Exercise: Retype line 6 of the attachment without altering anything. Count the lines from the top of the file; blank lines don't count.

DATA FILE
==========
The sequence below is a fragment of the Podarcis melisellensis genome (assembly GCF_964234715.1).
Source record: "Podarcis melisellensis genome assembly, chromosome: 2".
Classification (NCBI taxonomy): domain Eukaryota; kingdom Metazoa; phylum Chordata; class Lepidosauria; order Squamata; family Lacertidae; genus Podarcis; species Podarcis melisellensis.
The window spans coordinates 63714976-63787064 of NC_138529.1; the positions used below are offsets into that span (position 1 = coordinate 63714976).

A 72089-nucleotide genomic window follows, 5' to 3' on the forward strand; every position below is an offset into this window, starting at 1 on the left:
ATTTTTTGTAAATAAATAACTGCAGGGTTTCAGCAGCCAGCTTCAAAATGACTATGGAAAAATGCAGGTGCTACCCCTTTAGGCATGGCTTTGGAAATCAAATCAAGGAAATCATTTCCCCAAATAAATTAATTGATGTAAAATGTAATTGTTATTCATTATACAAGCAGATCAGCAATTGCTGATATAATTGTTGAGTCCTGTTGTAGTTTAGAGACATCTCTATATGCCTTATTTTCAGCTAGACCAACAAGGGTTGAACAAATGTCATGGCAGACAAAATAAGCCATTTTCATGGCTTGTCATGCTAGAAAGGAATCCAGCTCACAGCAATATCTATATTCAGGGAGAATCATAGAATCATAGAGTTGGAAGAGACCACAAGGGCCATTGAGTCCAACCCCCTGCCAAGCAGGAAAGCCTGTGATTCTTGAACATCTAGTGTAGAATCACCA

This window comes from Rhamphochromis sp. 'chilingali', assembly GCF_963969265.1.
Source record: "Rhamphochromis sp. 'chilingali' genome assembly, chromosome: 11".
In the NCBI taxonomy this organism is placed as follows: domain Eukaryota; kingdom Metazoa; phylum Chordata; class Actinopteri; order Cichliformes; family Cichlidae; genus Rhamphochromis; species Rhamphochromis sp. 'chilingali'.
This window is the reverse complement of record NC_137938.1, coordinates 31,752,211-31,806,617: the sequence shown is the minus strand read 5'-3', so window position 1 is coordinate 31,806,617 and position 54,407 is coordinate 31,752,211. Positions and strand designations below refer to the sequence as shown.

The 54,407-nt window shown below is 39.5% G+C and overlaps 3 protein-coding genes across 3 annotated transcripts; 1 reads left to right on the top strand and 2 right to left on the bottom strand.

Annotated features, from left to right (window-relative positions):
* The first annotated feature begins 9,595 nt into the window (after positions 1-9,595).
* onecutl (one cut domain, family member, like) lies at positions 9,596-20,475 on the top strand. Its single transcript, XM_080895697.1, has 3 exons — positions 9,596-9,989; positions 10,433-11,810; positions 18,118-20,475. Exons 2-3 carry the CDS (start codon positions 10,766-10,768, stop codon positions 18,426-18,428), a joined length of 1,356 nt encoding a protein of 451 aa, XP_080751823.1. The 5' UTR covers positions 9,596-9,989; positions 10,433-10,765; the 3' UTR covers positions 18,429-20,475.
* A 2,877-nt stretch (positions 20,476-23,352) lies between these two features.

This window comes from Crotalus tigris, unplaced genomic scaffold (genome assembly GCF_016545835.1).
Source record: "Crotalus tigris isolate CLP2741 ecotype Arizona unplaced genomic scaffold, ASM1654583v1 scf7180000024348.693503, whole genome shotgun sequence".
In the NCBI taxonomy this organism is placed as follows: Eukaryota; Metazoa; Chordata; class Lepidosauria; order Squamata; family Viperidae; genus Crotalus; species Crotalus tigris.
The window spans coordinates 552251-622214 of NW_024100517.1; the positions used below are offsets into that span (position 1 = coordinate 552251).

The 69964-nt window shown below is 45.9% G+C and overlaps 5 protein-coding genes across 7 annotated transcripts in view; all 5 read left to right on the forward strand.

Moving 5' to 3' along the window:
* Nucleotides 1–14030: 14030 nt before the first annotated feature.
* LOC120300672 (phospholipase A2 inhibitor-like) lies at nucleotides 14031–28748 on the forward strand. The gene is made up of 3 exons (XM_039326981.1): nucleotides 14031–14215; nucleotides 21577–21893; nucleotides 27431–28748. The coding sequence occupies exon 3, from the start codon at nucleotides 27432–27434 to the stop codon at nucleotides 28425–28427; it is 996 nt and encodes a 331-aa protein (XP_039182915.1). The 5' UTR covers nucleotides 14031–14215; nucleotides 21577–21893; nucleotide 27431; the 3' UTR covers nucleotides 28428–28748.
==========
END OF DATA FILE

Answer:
ATTTTTTGTAAATAAATAACTGCAGGGTTTCAGCAGCCAGCTTCAAAATGACTATGGAAAAATGCAGGTGCTACCCCTTTAGGCATGGCTTTGGAAATCAAATCAAGGAAATCATTTCCCCAAATAAATTAATTGATGTAAAATGTAATTGTTATTCATTATACAAGCAGATCAGCAATTGCTGATATAATTGTTGAGTCCTGTTGTAGTTTAGAGACATCTCTATATGCCTTATTTTCAGCTAGACCAACAAGGGTTGAACAAATGTCATGGCAGACAAAATAAGCCATTTTCATGGCTTGTCATGCTAGAAAGGAATCCAGCTCACAGCAATATCTATATTCAGGGAGAATCATAGAATCATAGAGTTGGAAGAGACCACAAGGGCCATTGAGTCCAACCCCCTGCCAAGCAGGAAAGCCTGTGATTCTTGAACATCTAGTGTAGAATCACCA